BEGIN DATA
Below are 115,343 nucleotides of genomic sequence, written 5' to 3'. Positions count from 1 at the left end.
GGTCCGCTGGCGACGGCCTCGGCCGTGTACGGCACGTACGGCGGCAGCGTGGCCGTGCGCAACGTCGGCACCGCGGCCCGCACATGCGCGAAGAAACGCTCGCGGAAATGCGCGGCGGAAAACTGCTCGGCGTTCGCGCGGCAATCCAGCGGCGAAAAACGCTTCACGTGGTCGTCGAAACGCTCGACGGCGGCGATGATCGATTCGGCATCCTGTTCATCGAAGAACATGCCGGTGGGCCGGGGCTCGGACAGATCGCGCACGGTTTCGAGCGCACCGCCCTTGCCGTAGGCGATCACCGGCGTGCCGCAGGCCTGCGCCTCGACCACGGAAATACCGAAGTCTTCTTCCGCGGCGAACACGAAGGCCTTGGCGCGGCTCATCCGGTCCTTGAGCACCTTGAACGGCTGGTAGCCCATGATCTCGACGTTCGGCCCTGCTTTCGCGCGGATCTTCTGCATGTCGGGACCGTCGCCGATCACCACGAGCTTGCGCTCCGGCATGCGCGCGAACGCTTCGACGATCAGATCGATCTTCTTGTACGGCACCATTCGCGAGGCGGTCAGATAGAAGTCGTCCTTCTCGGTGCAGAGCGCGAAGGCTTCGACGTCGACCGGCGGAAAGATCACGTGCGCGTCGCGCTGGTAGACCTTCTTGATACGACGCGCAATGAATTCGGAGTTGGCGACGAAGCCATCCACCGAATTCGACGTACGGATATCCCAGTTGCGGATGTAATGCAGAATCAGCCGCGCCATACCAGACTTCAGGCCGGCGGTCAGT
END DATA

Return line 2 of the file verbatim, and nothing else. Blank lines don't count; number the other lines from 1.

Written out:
GGTCCGCTGGCGACGGCCTCGGCCGTGTACGGCACGTACGGCGGCAGCGTGGCCGTGCGCAACGTCGGCACCGCGGCCCGCACATGCGCGAAGAAACGCTCGCGGAAATGCGCGGCGGAAAACTGCTCGGCGTTCGCGCGGCAATCCAGCGGCGAAAAACGCTTCACGTGGTCGTCGAAACGCTCGACGGCGGCGATGATCGATTCGGCATCCTGTTCATCGAAGAACATGCCGGTGGGCCGGGGCTCGGACAGATCGCGCACGGTTTCGAGCGCACCGCCCTTGCCGTAGGCGATCACCGGCGTGCCGCAGGCCTGCGCCTCGACCACGGAAATACCGAAGTCTTCTTCCGCGGCGAACACGAAGGCCTTGGCGCGGCTCATCCGGTCCTTGAGCACCTTGAACGGCTGGTAGCCCATGATCTCGACGTTCGGCCCTGCTTTCGCGCGGATCTTCTGCATGTCGGGACCGTCGCCGATCACCACGAGCTTGCGCTCCGGCATGCGCGCGAACGCTTCGACGATCAGATCGATCTTCTTGTACGGCACCATTCGCGAGGCGGTCAGATAGAAGTCGTCCTTCTCGGTGCAGAGCGCGAAGGCTTCGACGTCGACCGGCGGAAAGATCACGTGCGCGTCGCGCTGGTAGACCTTCTTGATACGACGCGCAATGAATTCGGAGTTGGCGACGAAGCCATCCACCGAATTCGACGTACGGATATCCCAGTTGCGGATGTAATGCAGAATCAGCCGCGCCATACCAGACTTCAGGCCGGCGGTCAGT